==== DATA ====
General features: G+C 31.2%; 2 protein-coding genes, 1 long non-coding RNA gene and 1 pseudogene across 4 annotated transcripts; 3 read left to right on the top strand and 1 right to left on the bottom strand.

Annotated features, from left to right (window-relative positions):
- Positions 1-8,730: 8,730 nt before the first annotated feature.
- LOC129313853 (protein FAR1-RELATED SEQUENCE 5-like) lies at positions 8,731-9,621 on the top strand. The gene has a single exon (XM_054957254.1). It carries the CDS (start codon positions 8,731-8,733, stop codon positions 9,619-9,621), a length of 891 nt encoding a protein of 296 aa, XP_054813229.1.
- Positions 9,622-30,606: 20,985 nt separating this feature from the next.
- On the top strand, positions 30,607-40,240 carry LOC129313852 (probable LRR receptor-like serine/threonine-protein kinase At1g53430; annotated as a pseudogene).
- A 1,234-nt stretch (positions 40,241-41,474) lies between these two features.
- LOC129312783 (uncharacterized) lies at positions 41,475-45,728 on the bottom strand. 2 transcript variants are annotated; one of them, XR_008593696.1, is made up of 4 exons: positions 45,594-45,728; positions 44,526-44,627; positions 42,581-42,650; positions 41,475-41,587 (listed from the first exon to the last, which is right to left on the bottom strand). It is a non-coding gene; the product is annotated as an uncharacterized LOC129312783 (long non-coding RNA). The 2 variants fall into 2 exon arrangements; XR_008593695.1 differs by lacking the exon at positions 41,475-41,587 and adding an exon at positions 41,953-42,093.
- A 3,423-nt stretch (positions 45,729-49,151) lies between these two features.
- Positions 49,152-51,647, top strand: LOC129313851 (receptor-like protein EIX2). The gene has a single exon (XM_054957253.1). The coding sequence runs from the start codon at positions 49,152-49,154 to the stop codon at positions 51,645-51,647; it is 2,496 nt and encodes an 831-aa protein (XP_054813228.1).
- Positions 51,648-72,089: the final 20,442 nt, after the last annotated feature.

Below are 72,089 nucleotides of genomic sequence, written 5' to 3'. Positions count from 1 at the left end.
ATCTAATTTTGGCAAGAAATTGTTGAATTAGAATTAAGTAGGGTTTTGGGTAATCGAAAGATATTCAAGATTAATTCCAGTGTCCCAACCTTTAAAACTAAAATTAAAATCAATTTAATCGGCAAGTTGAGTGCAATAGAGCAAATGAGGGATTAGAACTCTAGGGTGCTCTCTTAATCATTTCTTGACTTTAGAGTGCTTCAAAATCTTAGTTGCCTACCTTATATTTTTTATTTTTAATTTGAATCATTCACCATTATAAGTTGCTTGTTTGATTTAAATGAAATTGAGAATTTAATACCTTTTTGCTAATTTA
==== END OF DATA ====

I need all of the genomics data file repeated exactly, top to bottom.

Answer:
General features: G+C 31.2%; 2 protein-coding genes, 1 long non-coding RNA gene and 1 pseudogene across 4 annotated transcripts; 3 read left to right on the top strand and 1 right to left on the bottom strand.

Annotated features, from left to right (window-relative positions):
- Positions 1-8,730: 8,730 nt before the first annotated feature.
- LOC129313853 (protein FAR1-RELATED SEQUENCE 5-like) lies at positions 8,731-9,621 on the top strand. The gene has a single exon (XM_054957254.1). It carries the CDS (start codon positions 8,731-8,733, stop codon positions 9,619-9,621), a length of 891 nt encoding a protein of 296 aa, XP_054813229.1.
- Positions 9,622-30,606: 20,985 nt separating this feature from the next.
- On the top strand, positions 30,607-40,240 carry LOC129313852 (probable LRR receptor-like serine/threonine-protein kinase At1g53430; annotated as a pseudogene).
- A 1,234-nt stretch (positions 40,241-41,474) lies between these two features.
- LOC129312783 (uncharacterized) lies at positions 41,475-45,728 on the bottom strand. 2 transcript variants are annotated; one of them, XR_008593696.1, is made up of 4 exons: positions 45,594-45,728; positions 44,526-44,627; positions 42,581-42,650; positions 41,475-41,587 (listed from the first exon to the last, which is right to left on the bottom strand). It is a non-coding gene; the product is annotated as an uncharacterized LOC129312783 (long non-coding RNA). The 2 variants fall into 2 exon arrangements; XR_008593695.1 differs by lacking the exon at positions 41,475-41,587 and adding an exon at positions 41,953-42,093.
- A 3,423-nt stretch (positions 45,729-49,151) lies between these two features.
- Positions 49,152-51,647, top strand: LOC129313851 (receptor-like protein EIX2). The gene has a single exon (XM_054957253.1). The coding sequence runs from the start codon at positions 49,152-49,154 to the stop codon at positions 51,645-51,647; it is 2,496 nt and encodes an 831-aa protein (XP_054813228.1).
- Positions 51,648-72,089: the final 20,442 nt, after the last annotated feature.

Below are 72,089 nucleotides of genomic sequence, written 5' to 3'. Positions count from 1 at the left end.
ATCTAATTTTGGCAAGAAATTGTTGAATTAGAATTAAGTAGGGTTTTGGGTAATCGAAAGATATTCAAGATTAATTCCAGTGTCCCAACCTTTAAAACTAAAATTAAAATCAATTTAATCGGCAAGTTGAGTGCAATAGAGCAAATGAGGGATTAGAACTCTAGGGTGCTCTCTTAATCATTTCTTGACTTTAGAGTGCTTCAAAATCTTAGTTGCCTACCTTATATTTTTTATTTTTAATTTGAATCATTCACCATTATAAGTTGCTTGTTTGATTTAAATGAAATTGAGAATTTAATACCTTTTTGCTAATTTA